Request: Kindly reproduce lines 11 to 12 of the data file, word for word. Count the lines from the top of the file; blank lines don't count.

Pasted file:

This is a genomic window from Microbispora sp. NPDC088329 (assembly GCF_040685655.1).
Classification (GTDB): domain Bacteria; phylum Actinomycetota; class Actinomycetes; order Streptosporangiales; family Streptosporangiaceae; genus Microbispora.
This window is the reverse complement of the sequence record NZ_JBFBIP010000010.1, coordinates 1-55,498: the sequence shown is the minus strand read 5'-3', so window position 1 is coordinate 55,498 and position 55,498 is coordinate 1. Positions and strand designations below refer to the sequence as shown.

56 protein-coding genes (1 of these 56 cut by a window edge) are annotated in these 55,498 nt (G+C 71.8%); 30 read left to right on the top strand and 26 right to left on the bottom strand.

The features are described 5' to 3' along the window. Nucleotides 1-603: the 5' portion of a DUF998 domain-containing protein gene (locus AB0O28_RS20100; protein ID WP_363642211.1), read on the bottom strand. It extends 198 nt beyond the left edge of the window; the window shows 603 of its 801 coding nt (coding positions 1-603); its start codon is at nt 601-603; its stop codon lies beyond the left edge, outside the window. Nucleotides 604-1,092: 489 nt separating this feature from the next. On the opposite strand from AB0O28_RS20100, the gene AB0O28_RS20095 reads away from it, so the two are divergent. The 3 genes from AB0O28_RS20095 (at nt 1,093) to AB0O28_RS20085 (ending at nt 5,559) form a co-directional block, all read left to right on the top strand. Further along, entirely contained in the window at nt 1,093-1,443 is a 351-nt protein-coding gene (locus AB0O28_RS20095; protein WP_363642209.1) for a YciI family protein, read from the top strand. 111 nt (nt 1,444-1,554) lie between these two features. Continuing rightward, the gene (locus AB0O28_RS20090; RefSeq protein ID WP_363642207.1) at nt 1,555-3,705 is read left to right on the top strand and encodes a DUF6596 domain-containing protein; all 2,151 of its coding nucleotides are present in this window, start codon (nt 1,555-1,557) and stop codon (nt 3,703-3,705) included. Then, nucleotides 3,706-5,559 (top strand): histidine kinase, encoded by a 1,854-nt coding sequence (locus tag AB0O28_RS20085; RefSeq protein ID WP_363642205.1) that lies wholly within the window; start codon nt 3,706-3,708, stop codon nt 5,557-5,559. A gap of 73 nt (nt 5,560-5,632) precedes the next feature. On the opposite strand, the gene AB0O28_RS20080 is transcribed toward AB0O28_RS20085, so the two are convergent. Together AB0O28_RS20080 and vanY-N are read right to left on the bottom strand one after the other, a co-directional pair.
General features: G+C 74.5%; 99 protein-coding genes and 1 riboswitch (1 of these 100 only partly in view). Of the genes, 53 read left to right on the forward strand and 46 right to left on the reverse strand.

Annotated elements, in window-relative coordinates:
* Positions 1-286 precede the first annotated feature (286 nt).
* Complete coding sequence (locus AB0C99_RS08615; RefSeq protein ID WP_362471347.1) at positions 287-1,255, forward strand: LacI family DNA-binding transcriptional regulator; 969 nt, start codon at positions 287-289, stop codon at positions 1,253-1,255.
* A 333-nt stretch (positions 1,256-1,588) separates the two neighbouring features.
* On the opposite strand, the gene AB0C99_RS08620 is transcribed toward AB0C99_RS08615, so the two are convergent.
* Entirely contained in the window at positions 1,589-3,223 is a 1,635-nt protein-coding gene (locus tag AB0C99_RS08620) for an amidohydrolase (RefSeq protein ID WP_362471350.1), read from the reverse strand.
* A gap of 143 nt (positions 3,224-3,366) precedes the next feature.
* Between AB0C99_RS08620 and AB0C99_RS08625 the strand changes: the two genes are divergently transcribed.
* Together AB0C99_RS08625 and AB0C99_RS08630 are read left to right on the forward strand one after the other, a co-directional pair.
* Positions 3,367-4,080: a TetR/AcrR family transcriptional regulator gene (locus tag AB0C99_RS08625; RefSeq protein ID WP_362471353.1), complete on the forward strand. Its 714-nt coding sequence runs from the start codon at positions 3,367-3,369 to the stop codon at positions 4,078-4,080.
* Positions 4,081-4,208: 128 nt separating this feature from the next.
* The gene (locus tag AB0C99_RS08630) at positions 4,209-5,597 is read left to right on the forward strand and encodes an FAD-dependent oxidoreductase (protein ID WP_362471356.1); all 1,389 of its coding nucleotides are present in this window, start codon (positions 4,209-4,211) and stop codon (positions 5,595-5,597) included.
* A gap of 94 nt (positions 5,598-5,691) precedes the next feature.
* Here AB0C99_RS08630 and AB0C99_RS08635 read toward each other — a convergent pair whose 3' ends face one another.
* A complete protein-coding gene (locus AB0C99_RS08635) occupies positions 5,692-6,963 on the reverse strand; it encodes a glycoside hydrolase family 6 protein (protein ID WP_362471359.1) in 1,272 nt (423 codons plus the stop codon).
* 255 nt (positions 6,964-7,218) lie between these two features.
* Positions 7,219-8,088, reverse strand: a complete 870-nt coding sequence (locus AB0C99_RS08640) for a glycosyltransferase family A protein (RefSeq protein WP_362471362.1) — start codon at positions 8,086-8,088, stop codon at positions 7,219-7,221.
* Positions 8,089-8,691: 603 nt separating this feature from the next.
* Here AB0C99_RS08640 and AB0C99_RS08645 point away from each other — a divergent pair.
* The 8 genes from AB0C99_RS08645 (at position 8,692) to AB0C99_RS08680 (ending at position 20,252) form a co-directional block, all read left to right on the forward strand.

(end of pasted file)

* On the opposite strand, the gene AB0C99_RS08620 is transcribed toward AB0C99_RS08615, so the two are convergent.
* Entirely contained in the window at positions 1,589-3,223 is a 1,635-nt protein-coding gene (locus tag AB0C99_RS08620) for an amidohydrolase (RefSeq protein ID WP_362471350.1), read from the reverse strand.